BY 4.0 license Open Access Published by De Gruyter July 29, 2020

Optical Potts machine through networks of three-photon down-conversion oscillators

Mostafa Honari-Latifpour and Mohammad-Ali Miri ORCID logo
From the journal Nanophotonics

Abstract

In recent years, there has been a growing interest in optical simulation of lattice spin models for applications in unconventional computing. Here, we propose optical implementation of a three-state Potts spin model by using networks of coupled parametric oscillators with phase tristability. We first show that the cubic nonlinear process of spontaneous three-photon down-conversion is accompanied by a tristability in the phase of the subharmonic signal between three states with 2π/3 phase contrast. The phase of such a parametric oscillator behaves like a three-state spin system. Next, we show that a network of dissipatively coupled three-photon down-conversion oscillators emulates the three-state planar Potts model. We discuss potential applications of the proposed system for all-optical optimization of combinatorial problems such as graph 3-COL and MAX 3-CUT.

1 Introduction

Combinatorial optimization deals with minimizing (maximizing) a cost function over a finite and discrete set of objects. These problems appear in a wide range of applications and generally involve large configuration spaces, which makes an exhaustive search impractical [1]. As a result, over the years, a number of heuristic and unconventional methods are developed aiming to speed up the search process [1]. An interesting approach is to use physical systems as analog computing platforms that emulate spin lattice models, which allow for solving many computationally hard combinatorial problems [2]. Gain-dissipative optical systems have recently attracted much interest as a physical platform for simulating spin lattice models [3], [4], [5], [6], [7], [8], [9], [10], [11], [12], [13], [14]. In particular, networks of coupled optical parametric oscillators have been used for optically implementing the Ising Hamiltonian [5]. This Ising solver has been also utilized in conjunction with digital processing to implement a Potts model solver [15]. The core to physical realization of the Ising model is the inherent phase bistability of the two-photon down-conversion process in an optical parametric oscillator, which emulates the two states of a classical spin.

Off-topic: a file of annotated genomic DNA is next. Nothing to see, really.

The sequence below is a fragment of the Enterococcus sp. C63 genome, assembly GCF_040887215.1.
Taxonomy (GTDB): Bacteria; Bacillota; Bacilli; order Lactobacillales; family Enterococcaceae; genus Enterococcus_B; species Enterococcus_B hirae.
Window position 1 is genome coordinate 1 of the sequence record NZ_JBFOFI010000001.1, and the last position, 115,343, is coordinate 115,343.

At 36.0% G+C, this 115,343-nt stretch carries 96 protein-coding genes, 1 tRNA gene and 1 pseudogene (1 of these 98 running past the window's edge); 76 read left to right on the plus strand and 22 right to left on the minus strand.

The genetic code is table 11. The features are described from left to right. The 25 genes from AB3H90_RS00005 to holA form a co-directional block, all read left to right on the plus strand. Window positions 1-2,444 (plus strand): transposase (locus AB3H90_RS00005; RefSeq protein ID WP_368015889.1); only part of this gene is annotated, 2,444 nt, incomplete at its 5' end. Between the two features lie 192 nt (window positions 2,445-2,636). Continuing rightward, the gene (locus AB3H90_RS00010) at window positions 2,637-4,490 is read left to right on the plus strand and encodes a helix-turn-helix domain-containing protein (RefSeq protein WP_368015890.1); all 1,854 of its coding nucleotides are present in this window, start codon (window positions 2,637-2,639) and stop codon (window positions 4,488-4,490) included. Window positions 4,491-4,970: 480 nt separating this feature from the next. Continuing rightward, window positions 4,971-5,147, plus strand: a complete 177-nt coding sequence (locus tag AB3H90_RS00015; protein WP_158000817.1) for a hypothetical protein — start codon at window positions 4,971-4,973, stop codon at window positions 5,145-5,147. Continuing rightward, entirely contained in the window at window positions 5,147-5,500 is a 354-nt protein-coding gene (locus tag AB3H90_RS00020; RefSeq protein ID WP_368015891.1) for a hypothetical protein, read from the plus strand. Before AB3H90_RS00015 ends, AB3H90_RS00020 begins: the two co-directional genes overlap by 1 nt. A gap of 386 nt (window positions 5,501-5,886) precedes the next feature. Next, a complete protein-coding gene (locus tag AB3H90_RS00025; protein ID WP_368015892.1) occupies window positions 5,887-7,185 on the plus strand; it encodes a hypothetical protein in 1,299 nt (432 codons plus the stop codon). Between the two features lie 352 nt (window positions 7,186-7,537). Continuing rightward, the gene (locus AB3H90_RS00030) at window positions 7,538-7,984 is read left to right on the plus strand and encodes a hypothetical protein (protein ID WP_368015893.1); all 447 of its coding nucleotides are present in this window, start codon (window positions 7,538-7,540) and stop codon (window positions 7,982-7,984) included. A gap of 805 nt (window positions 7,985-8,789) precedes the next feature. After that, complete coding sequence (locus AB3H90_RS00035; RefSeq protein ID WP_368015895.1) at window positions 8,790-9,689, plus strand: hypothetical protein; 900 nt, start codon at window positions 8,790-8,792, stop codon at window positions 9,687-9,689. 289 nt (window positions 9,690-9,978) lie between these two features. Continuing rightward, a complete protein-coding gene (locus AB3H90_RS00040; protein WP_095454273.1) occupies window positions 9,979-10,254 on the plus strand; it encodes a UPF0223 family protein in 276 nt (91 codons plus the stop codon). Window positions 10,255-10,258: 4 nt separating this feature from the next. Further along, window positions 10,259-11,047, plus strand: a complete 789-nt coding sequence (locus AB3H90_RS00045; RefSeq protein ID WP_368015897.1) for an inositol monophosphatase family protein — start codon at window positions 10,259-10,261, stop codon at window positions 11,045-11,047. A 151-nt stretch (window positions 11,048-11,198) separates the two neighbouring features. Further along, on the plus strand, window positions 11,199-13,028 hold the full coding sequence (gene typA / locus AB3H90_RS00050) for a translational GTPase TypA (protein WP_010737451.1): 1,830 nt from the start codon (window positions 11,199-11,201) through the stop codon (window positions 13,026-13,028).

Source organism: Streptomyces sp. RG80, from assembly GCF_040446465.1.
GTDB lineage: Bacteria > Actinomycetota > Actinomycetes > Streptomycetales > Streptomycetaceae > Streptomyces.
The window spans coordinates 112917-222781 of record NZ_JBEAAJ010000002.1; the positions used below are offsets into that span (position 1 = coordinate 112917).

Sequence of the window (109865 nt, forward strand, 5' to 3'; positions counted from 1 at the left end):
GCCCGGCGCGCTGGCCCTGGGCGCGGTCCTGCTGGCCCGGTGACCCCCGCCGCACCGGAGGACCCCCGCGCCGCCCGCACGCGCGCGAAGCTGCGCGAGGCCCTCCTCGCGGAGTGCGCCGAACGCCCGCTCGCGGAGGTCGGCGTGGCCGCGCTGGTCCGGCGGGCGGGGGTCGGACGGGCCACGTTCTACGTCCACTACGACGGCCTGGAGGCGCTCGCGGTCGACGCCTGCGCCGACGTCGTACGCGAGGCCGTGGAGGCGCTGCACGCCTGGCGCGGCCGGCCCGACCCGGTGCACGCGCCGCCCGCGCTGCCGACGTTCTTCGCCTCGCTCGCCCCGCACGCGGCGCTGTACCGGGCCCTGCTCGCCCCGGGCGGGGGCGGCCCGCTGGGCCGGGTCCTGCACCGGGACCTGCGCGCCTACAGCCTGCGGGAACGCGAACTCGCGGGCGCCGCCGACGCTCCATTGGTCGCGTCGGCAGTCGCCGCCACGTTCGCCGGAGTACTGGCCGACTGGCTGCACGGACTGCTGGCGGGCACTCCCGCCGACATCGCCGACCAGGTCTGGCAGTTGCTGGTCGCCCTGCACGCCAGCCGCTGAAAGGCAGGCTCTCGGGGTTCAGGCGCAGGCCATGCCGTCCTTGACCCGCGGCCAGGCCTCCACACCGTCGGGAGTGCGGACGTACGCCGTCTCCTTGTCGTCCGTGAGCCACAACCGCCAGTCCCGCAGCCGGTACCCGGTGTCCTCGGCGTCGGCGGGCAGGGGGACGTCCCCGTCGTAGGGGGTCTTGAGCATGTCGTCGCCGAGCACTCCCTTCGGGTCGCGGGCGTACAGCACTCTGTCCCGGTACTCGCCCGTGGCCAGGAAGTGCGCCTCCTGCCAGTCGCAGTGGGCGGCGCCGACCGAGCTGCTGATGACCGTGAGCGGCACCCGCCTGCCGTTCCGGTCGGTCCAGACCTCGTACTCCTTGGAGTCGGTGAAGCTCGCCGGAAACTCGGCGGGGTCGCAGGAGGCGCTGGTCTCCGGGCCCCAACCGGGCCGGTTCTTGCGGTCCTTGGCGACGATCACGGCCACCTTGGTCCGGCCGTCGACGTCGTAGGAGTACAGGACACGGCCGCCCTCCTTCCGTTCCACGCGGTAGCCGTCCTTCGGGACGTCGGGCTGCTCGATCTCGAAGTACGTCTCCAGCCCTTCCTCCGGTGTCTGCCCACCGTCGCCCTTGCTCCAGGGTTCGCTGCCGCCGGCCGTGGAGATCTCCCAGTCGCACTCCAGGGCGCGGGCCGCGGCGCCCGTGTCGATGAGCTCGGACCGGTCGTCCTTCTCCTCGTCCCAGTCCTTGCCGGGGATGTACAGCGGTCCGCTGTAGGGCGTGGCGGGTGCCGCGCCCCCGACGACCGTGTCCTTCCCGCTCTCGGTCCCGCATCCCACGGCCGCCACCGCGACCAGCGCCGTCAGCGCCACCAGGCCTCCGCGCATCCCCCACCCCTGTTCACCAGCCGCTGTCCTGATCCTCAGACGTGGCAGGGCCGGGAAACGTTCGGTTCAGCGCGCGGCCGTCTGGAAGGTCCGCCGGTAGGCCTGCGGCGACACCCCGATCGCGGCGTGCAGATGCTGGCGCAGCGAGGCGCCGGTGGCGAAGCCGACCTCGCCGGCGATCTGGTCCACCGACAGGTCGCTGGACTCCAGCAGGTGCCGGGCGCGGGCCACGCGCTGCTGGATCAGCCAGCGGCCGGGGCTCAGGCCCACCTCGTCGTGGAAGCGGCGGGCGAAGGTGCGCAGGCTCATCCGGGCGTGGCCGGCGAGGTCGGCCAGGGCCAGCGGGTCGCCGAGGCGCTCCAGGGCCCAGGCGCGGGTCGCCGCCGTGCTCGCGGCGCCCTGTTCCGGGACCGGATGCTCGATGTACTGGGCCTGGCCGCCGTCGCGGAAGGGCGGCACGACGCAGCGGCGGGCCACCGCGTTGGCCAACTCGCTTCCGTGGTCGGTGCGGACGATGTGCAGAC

In principle, many NP-complete combinatorial problems can be mapped to the two-state Ising spin model [16]. Nonetheless, the formulation of the problem as an Ising Hamiltonian usually involves adding extra spin degrees of freedom to embed penalty terms to favor the solutions within the required constraints of the original problem. Therefore, solving problems that do not have the exact same cost function as the Ising energy function may become challenging as finding the optimal embedding parameters that can rule out invalid solutions becomes harder for larger problems [17]. Furthermore, the extra spins add to the complexity and density of the network, which makes their physical implementation more difficult. Therefore, it is of great interest to develop novel physical systems that allow for compact embeddings of the cost function of certain optimization problems. In this regard, as a generalization of the Ising model, the Potts model is an interesting candidate [18], [19].

The planar Potts model is a lattice spin model, in which the spins are confined in a plane and oriented along any of the q discrete uniformly distributed angles of θm=2πm/q(m=0,1,,q1), while the coupling of the interacting spins depends only on their relative angles [20]. The q-state planar Potts Hamiltonian is defined as [20]:

(1)=ijJijcos(θiθj),